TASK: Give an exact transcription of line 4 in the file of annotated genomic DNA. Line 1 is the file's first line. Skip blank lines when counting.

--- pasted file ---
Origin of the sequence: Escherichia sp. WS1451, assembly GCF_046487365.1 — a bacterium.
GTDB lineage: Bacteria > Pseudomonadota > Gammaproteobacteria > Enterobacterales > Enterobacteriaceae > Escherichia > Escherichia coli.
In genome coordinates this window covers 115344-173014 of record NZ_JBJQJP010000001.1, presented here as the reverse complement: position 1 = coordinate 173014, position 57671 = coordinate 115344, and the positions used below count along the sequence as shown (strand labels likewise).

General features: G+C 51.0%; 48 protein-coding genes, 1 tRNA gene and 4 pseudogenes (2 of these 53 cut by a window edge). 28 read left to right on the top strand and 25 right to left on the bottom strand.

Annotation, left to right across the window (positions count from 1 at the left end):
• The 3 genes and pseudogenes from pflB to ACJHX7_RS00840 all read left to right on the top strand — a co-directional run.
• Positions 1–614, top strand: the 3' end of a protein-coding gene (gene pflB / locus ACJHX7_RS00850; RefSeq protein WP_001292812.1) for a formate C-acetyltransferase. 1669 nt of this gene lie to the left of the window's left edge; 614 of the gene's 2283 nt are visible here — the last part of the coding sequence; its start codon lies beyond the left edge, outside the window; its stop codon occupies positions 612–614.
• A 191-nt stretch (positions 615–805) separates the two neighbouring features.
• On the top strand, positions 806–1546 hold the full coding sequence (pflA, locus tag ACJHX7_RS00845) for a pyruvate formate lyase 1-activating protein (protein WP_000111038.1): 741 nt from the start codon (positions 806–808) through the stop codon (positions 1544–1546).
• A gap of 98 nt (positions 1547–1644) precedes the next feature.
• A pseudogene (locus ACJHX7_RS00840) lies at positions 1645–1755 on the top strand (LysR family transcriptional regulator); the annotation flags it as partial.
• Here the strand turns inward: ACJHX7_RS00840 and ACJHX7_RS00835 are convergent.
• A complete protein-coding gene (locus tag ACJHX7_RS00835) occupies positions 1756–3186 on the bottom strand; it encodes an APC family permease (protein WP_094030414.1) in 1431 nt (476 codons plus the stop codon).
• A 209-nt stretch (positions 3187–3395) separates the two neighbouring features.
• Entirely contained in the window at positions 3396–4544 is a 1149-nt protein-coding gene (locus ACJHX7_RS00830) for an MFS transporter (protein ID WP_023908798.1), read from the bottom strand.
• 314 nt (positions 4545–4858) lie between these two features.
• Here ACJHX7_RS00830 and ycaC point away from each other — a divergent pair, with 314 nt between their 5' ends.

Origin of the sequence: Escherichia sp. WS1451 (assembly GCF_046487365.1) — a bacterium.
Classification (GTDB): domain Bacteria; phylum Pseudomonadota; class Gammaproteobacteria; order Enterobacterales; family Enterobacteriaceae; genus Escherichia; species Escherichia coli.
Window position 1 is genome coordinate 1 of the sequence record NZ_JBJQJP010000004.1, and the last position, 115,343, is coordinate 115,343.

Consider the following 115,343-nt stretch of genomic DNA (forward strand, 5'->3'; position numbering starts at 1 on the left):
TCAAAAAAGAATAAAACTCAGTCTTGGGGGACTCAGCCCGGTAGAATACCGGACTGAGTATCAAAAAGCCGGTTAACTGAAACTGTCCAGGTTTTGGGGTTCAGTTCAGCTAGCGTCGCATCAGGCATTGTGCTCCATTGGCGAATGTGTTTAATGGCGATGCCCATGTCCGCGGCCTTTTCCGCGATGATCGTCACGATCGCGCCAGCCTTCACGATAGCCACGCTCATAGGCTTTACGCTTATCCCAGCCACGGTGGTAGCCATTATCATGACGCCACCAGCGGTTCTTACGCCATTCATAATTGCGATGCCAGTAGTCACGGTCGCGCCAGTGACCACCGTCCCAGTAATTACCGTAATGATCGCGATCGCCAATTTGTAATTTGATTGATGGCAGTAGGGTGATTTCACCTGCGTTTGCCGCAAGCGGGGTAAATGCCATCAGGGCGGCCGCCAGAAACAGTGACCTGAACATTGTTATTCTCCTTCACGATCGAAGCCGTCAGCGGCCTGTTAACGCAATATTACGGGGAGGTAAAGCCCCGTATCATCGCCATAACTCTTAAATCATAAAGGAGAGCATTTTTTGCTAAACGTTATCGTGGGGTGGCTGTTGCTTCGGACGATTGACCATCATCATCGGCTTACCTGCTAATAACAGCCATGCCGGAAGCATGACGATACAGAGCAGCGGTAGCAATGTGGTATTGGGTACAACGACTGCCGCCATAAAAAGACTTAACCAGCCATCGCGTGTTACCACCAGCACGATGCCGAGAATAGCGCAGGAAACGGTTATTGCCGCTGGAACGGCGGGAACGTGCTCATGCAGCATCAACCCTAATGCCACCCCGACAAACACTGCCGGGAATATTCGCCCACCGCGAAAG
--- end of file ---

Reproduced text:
General features: G+C 51.0%; 48 protein-coding genes, 1 tRNA gene and 4 pseudogenes (2 of these 53 cut by a window edge). 28 read left to right on the top strand and 25 right to left on the bottom strand.